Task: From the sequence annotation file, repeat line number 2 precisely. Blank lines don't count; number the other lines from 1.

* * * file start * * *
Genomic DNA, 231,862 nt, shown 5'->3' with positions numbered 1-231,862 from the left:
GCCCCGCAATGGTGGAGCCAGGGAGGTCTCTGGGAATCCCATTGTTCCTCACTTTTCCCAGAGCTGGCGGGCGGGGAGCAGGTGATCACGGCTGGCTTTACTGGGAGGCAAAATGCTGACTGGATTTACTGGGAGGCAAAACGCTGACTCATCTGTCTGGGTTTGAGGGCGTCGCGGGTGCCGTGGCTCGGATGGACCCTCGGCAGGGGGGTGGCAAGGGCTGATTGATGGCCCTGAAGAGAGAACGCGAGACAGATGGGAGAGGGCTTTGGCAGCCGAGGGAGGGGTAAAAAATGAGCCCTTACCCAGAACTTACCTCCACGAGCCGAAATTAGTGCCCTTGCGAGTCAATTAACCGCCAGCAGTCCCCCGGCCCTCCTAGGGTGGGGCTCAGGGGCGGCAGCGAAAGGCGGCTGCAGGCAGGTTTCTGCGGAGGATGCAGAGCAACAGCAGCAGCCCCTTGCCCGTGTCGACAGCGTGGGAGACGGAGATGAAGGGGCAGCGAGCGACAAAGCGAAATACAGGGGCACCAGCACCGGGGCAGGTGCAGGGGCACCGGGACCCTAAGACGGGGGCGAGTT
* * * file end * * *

GCCCCGCAATGGTGGAGCCAGGGAGGTCTCTGGGAATCCCATTGTTCCTCACTTTTCCCAGAGCTGGCGGGCGGGGAGCAGGTGATCACGGCTGGCTTTACTGGGAGGCAAAATGCTGACTGGATTTACTGGGAGGCAAAACGCTGACTCATCTGTCTGGGTTTGAGGGCGTCGCGGGTGCCGTGGCTCGGATGGACCCTCGGCAGGGGGGTGGCAAGGGCTGATTGATGGCCCTGAAGAGAGAACGCGAGACAGATGGGAGAGGGCTTTGGCAGCCGAGGGAGGGGTAAAAAATGAGCCCTTACCCAGAACTTACCTCCACGAGCCGAAATTAGTGCCCTTGCGAGTCAATTAACCGCCAGCAGTCCCCCGGCCCTCCTAGGGTGGGGCTCAGGGGCGGCAGCGAAAGGCGGCTGCAGGCAGGTTTCTGCGGAGGATGCAGAGCAACAGCAGCAGCCCCTTGCCCGTGTCGACAGCGTGGGAGACGGAGATGAAGGGGCAGCGAGCGACAAAGCGAAATACAGGGGCACCAGCACCGGGGCAGGTGCAGGGGCACCGGGACCCTAAGACGGGGGCGAGTT